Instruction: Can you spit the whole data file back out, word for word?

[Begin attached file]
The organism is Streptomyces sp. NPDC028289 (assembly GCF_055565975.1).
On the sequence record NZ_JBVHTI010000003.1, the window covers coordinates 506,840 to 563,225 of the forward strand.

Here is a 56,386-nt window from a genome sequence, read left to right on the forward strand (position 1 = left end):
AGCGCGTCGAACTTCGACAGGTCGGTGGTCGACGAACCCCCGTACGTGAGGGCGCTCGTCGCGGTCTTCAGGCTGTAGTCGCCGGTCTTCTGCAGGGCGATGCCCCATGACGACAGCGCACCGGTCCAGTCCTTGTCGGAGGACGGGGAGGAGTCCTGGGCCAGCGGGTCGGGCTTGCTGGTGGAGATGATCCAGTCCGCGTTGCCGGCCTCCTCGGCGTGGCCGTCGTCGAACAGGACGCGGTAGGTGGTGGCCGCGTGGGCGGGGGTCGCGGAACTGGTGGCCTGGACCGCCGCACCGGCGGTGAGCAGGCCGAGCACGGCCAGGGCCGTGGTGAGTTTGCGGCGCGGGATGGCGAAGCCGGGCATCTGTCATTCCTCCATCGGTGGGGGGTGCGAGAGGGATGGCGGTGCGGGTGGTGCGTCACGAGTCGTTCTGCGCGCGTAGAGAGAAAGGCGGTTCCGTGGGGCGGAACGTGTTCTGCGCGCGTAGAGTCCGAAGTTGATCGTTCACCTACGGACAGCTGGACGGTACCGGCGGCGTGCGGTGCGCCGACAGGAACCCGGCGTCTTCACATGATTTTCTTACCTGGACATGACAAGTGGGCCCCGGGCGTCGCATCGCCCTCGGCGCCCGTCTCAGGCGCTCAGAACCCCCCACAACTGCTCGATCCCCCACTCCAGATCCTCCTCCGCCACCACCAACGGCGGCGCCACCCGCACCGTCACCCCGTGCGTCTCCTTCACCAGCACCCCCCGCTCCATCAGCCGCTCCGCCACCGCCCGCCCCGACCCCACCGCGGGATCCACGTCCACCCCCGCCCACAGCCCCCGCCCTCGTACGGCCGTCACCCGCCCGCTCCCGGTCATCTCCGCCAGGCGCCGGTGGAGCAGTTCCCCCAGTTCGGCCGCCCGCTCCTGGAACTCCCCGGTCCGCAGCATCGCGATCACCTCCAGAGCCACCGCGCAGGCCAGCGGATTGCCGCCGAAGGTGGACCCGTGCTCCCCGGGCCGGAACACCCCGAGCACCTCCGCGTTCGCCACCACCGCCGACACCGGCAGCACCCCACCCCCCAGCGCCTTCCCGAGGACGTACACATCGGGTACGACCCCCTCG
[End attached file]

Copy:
The organism is Streptomyces sp. NPDC028289 (assembly GCF_055565975.1).
On the sequence record NZ_JBVHTI010000003.1, the window covers coordinates 506,840 to 563,225 of the forward strand.

Here is a 56,386-nt window from a genome sequence, read left to right on the forward strand (position 1 = left end):
AGCGCGTCGAACTTCGACAGGTCGGTGGTCGACGAACCCCCGTACGTGAGGGCGCTCGTCGCGGTCTTCAGGCTGTAGTCGCCGGTCTTCTGCAGGGCGATGCCCCATGACGACAGCGCACCGGTCCAGTCCTTGTCGGAGGACGGGGAGGAGTCCTGGGCCAGCGGGTCGGGCTTGCTGGTGGAGATGATCCAGTCCGCGTTGCCGGCCTCCTCGGCGTGGCCGTCGTCGAACAGGACGCGGTAGGTGGTGGCCGCGTGGGCGGGGGTCGCGGAACTGGTGGCCTGGACCGCCGCACCGGCGGTGAGCAGGCCGAGCACGGCCAGGGCCGTGGTGAGTTTGCGGCGCGGGATGGCGAAGCCGGGCATCTGTCATTCCTCCATCGGTGGGGGGTGCGAGAGGGATGGCGGTGCGGGTGGTGCGTCACGAGTCGTTCTGCGCGCGTAGAGAGAAAGGCGGTTCCGTGGGGCGGAACGTGTTCTGCGCGCGTAGAGTCCGAAGTTGATCGTTCACCTACGGACAGCTGGACGGTACCGGCGGCGTGCGGTGCGCCGACAGGAACCCGGCGTCTTCACATGATTTTCTTACCTGGACATGACAAGTGGGCCCCGGGCGTCGCATCGCCCTCGGCGCCCGTCTCAGGCGCTCAGAACCCCCCACAACTGCTCGATCCCCCACTCCAGATCCTCCTCCGCCACCACCAACGGCGGCGCCACCCGCACCGTCACCCCGTGCGTCTCCTTCACCAGCACCCCCCGCTCCATCAGCCGCTCCGCCACCGCCCGCCCCGACCCCACCGCGGGATCCACGTCCACCCCCGCCCACAGCCCCCGCCCTCGTACGGCCGTCACCCGCCCGCTCCCGGTCATCTCCGCCAGGCGCCGGTGGAGCAGTTCCCCCAGTTCGGCCGCCCGCTCCTGGAACTCCCCGGTCCGCAGCATCGCGATCACCTCCAGAGCCACCGCGCAGGCCAGCGGATTGCCGCCGAAGGTGGACCCGTGCTCCCCGGGCCGGAACACCCCGAGCACCTCCGCGTTCGCCACCACCGCCGACACCGGCAGCACCCCACCCCCCAGCGCCTTCCCGAGGACGTACACATCGGGTACGACCCCCTCG